I lost a friend today.
Long ago, hormonal 14 year old me watched repeats of her beloved Blakes 7 on UK Gold and idly dreamed of Avon being in her bedroom. Little did 14 year old me imagine that would one day happen. But 14 year old me could also never have imagined that there would be seven of us, warm white wine, crisps and a lot of bad jokes about nuns told in an Irish accent.
Lots will be – and is – being written about Paul Darrow’s acting career and his contribution to the cultural life of the world. But I want to talk about the man I was privileged enough to get to know and spend some time with.
I first met Paul in October 2012, at a small lunch in aid of charity that I’d seen advertised somewhere online. I was at a moment in my life where I wanted to meet some new people and mix up my social life. I took a day off work and went to Hastings for the day, not sure what to expect. I found an engaging, intelligent man full of enthusiasm for life who was brilliant company and the polar opposite of every cold-hearted, calculating bastard he ever played on screen. Lunch extended into a slow wander through the autumn sunshine. Conversation turned to an event he (and Jacqueline Pearce) were due to be at the following day at Kennington Cinema Museum. As we parted he looked me in the eye and said, “I’ll see you tomorrow.”
So I duly presented myself at the Cinema Museum the following day. And I found myself sucked into Paul’s entourage. We spent a lot of time hanging out on the smoking terrace – with Jacqueline Pearce – and generally running round the Cinema Museum giggling (we were hiding from someone Paul was trying to avoid). I laughed so much my ribs were aching.
Three months later I found myself in a small hotel, deep in the countryside. There were about 10 of us, and after a fantastic dinner we played Trivial Pursuit in teams. Paul’s team won. He was always very competitive, and picked the pink questions at every opportunity. (A category where he always had an unfair advantage, I feel.)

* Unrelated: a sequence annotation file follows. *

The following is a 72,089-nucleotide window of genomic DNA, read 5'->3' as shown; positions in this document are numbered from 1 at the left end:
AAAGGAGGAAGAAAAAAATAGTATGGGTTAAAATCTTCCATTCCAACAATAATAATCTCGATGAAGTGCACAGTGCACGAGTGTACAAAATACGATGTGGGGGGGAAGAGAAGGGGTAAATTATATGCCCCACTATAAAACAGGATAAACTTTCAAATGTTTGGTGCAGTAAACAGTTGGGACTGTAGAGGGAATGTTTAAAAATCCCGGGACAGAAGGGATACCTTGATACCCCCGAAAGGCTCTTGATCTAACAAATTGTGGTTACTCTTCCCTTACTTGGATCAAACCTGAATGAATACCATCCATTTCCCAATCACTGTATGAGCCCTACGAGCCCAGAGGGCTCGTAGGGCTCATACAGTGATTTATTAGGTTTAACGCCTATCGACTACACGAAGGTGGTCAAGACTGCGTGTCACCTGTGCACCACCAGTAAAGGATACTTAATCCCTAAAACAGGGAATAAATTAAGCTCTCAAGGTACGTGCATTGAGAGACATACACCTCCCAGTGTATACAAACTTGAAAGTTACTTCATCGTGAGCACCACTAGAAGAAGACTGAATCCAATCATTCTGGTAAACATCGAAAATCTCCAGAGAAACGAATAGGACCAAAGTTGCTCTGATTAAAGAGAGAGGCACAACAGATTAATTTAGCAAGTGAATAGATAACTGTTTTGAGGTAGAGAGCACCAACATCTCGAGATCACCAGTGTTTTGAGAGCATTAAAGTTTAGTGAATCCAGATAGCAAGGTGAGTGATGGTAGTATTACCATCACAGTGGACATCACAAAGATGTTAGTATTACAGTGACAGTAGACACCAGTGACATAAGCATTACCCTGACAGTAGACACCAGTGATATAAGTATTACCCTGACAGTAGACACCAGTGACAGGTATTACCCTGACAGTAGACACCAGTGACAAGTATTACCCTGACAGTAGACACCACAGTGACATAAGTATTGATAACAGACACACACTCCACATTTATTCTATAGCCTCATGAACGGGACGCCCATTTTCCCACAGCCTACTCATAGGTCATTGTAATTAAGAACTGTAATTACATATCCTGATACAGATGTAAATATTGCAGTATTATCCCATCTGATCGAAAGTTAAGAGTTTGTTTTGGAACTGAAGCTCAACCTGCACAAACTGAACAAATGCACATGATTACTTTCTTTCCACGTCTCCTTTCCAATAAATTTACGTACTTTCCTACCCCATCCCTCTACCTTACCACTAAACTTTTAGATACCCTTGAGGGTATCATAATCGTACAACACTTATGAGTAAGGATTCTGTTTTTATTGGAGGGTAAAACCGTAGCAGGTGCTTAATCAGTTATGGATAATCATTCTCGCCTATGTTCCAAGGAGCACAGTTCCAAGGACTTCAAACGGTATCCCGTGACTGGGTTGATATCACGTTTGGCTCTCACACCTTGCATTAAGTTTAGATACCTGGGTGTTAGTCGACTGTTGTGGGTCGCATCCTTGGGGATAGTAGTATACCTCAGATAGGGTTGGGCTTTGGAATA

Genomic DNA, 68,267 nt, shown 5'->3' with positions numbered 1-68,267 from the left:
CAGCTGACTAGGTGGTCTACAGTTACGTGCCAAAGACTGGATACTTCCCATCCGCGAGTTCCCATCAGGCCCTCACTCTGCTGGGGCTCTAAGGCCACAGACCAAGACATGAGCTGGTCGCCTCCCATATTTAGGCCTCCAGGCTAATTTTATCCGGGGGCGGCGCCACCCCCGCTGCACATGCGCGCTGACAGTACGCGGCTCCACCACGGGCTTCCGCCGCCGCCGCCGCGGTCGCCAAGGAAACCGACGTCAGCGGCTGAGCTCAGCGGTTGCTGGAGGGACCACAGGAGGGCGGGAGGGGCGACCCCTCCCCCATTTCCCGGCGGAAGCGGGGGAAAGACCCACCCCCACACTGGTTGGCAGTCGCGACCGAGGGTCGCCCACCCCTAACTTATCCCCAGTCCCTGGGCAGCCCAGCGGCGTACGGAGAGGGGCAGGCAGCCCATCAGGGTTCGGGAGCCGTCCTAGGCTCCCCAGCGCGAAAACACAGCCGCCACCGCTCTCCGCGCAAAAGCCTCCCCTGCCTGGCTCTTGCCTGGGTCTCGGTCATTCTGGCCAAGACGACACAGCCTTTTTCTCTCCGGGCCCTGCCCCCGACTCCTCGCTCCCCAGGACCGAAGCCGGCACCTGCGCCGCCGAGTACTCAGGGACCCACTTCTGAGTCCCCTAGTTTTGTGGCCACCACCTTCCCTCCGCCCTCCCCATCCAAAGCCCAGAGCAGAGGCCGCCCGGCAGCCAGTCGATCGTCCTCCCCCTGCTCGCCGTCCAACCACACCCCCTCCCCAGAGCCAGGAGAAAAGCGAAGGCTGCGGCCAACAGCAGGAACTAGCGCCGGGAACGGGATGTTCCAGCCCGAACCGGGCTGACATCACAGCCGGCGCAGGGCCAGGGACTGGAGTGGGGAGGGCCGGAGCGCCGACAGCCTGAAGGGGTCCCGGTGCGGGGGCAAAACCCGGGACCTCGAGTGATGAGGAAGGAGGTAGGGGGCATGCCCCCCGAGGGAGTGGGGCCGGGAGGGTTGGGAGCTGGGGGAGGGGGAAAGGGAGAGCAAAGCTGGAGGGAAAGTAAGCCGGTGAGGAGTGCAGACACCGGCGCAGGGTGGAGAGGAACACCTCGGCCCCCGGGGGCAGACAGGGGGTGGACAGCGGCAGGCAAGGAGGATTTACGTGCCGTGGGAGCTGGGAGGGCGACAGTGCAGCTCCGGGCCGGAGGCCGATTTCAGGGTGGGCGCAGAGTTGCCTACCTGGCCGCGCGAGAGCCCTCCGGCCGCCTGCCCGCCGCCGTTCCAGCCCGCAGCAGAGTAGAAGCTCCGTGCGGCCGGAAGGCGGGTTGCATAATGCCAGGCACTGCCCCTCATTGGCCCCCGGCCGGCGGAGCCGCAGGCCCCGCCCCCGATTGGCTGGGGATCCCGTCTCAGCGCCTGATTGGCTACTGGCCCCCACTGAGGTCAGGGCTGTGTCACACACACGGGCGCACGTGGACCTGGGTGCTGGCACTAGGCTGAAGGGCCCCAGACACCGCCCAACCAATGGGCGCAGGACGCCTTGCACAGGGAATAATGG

That set a pattern for the last six years. It was like a long lost uncle had suddenly arrived in my life. But an uncle determined to drag me to the pub and tell me stories about all the exciting things he’d been doing while long and lost. Fascinating insights into the acting profession from repertory to working for the BBC and ITV, and film, told with real pride about his craft. Behind the scenes stories from on set. History told with an instinct for drama. And underneath it all, a childlike enthusiasm for life, often expressed through filthy jokes, impressions and a mischievous sense of humour – all with impeccable comic timing.
This long lost uncle introduced me to an entire extended family of cousins I’d never have known otherwise. I met and made some amazing friends through Paul. Fascinating people I would never have met otherwise. And a circle of remarkably un-fannish people at that. Paul drew around him those that were interesting, engaging and good company. And we all cared for him deeply.
If there is one thing I learned from the time I spent with him, it was the joy that can come from time spent in good company with no particular plan in mind. He turned hanging out into an artform of existing in the moment.
They say you should never meet your heroes. Take the chance. You may find your life is impossibly enriched by doing it.